The multipurpose sector has experienced a tough first half of 2019, following a trend of difficult market conditions spanning over a decade.
Fallout from ongoing global political trade discussions is taking its toll on both project and commodity trades, cutting down volumes at a time when external competition from non-MPV carriers is at its most fierce and the MPV fleet is still struggling with overcapacity. Still, and as it has been noted by a number of stakeholders, the number of vessels with lift capacity of less than 100t SWL is in decline and this trend is expected to continue for the foreseeable future.
The overhaul of marine fuel driven by the impending IMO 2020 deadline has not thinned out the MPV fleet as much as some had anticipated. In fact, Drewry has reduced its forecasted demolition tonnage for 2019 by 17% in its latest quarterly report. This stems from the fact that most MPV carriers are planning to pass on the cost of the expensive low Sulphur fuel oil to their customers. This levels the playing field for older vessels as it dodges the vast investment required to adopt alternative compliance options such as fitting scrubbers or LNG tanks, which would force older, less efficient, and less specialized vessels towards demolition – resulting in an aging fleet with limited lifting capacity, a lack of specialization that end users need, and leading to concerns amongst them about the safety of their cargoes during transit.
Multipurpose operators, vying to retain their independence within the consolidating market, need to be strong in their positioning and their service offering. It takes unparalleled industry knowledge, expert engineering capabilities, a state-of-the-art fleet, and a solid reputation for delivering excellent service under budget.
Investing In Tomorrow
Today freight rates for international ocean-going trade have been largely governed by the tumultuous global political landscape. The trade spat between the United States and China has put the brakes on several commodities, including steel – with direct repercussions for the multipurpose market – and bulk cargoes like coal, grain, and iron ore. Furthermore, some major LNG projects in the United States have been postponed due to the trade uncertainties ahead.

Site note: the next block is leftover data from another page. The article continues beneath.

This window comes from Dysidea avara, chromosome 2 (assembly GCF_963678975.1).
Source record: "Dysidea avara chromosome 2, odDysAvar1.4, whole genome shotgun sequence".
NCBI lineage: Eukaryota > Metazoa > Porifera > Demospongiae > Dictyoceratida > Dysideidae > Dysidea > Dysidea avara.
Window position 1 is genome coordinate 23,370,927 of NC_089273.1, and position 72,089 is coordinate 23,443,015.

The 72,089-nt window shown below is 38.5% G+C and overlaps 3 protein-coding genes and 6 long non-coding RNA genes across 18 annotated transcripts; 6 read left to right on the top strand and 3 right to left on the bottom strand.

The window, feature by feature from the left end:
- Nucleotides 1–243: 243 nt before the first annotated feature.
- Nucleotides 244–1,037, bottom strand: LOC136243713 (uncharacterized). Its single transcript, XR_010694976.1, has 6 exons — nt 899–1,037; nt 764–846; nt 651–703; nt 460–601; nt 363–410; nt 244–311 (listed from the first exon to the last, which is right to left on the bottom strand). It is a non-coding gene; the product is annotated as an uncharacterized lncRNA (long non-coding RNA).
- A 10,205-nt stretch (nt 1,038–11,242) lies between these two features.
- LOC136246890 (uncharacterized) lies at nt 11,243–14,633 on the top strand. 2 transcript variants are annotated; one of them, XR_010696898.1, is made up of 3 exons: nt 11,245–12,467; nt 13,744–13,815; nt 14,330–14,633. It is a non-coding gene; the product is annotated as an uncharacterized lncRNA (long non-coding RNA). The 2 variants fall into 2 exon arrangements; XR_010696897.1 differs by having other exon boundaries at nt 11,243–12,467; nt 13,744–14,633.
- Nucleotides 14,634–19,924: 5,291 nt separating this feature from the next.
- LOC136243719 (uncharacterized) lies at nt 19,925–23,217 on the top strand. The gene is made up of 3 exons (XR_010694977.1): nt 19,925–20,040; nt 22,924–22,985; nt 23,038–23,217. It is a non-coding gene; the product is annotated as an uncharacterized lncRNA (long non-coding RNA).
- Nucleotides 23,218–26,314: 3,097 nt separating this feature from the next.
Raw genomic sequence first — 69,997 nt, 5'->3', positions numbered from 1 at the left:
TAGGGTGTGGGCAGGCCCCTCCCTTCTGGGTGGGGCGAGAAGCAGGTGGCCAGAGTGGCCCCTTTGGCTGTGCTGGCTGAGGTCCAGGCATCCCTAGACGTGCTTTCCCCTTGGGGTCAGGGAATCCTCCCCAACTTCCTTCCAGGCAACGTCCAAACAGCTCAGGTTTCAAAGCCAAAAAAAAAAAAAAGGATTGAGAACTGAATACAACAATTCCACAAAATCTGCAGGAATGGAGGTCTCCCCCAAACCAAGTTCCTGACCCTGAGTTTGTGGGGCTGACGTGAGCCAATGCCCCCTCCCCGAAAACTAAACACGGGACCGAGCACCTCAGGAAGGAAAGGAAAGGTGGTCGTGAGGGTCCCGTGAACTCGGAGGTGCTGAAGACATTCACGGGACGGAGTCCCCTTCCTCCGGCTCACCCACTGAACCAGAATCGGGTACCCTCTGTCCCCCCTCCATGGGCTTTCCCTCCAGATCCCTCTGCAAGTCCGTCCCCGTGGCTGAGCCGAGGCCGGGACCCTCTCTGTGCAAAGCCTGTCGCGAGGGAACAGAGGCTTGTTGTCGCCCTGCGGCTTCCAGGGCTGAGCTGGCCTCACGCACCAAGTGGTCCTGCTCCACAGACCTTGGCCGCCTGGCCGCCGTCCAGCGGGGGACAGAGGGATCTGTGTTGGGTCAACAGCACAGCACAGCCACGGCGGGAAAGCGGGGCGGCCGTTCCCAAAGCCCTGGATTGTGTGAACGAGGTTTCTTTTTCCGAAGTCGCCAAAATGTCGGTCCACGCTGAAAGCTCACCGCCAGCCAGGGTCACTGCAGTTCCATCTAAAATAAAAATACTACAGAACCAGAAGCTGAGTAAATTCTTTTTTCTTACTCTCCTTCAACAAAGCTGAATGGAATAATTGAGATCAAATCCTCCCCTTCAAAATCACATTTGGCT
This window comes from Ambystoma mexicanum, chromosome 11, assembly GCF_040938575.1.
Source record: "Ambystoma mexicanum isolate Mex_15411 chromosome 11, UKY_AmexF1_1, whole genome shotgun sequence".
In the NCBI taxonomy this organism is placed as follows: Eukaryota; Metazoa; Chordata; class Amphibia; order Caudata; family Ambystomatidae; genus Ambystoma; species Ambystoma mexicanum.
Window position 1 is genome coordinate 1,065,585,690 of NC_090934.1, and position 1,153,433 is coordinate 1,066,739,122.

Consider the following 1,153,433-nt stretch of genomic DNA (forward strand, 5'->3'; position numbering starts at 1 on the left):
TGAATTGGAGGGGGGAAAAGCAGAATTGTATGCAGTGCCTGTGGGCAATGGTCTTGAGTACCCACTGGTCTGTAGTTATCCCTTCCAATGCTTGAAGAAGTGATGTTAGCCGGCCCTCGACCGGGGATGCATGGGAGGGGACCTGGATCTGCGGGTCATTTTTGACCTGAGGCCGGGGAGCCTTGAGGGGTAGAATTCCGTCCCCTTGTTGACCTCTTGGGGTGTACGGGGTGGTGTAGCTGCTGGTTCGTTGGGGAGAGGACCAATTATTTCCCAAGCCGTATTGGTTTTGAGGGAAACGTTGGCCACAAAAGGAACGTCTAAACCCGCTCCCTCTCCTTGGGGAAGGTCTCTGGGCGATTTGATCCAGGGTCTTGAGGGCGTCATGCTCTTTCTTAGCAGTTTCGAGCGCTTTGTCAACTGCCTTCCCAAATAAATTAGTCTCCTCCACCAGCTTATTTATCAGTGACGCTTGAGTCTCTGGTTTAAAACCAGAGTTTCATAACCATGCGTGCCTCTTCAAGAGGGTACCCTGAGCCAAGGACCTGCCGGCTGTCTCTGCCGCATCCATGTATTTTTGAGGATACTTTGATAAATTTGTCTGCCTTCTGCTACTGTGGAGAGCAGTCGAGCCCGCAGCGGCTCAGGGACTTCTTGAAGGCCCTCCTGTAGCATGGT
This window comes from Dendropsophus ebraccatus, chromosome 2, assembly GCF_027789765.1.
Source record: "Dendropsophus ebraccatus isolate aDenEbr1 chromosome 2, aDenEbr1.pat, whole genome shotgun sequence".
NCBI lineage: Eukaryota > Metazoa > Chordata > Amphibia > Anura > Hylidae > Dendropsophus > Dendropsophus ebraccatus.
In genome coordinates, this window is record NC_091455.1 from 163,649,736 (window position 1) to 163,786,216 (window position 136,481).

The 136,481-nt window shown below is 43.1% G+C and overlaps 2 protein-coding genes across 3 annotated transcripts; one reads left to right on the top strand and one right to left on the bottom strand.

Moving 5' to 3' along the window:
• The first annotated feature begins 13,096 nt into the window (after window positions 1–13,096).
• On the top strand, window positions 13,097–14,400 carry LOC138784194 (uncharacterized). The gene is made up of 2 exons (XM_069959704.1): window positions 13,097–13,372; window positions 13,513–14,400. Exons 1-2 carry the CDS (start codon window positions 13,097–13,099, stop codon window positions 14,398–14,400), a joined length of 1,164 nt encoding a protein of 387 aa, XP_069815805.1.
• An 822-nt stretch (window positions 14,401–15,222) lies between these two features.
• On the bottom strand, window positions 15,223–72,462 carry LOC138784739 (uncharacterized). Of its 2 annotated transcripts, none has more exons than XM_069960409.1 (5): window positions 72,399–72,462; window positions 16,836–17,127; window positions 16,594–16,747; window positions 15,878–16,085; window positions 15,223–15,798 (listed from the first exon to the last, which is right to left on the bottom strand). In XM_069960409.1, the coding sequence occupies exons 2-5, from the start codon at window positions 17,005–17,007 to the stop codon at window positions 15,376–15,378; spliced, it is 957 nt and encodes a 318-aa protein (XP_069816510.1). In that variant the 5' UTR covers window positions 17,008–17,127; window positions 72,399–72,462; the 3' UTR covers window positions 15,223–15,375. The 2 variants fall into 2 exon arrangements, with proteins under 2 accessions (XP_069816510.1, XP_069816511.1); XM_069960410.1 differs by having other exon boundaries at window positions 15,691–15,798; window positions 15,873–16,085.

Instability of oil prices – equally hinged on global politics, and now in part on growing tensions within key trade lanes – are dissuading energy majors from signing off on oil & gas projects which constitute a large portion of the multipurpose market’s core customer base. Over the longer term, oil prices are expected to average under USD $70 per barrel and at this price there will be limited appetite for FIDs and new project investments.
Freight rate recovery will depend on decreased capacity and increased cargo options, both of which hinge on the resolution of current political debates. A trade agreement between the US and China and the reduction or dissolution of current tariffs should improve global economic sentiment and see the flow of bulk cargos revive, driving demand for bulk carriers in their primary markets. Likewise, this could restore stability to oil prices and revitalize the energy market, unlocking investment into infrastructure projects.
These resolutions are however dependent on movements on the global political
stage, away from national protectionism and towards a more collaborative,
solutions-driven mindset, and the optimism towards this eventuality at the
beginning of 2019 has yet to be rewarded.
The Sunlit Uplands
The increasing environmental awareness has shifted investors’ perspectives onto alternative methods of power generation. Policymakers, financiers, and the general public have given great support to investment in, renewable energy projects – chief among them, onshore and offshore wind.
Wind turbines capacity has grown considerably over recent years. This results in needing longer blades and more powerful components to generate enough power to supplement, and in some cases replace, existing fossil fuel power. The transportation of such turbine blades requires careful planning and expert engineering – as well as the huge open deck space and stacking capability needed to accommodate their sheer length.
Onshore wind capacity alone is expected to jump 32% to 60 GW in 2019, so demand for vessels to carry wind equipment between continents is unlikely to dry up – such stability is much-needed given the market’s unpredictability.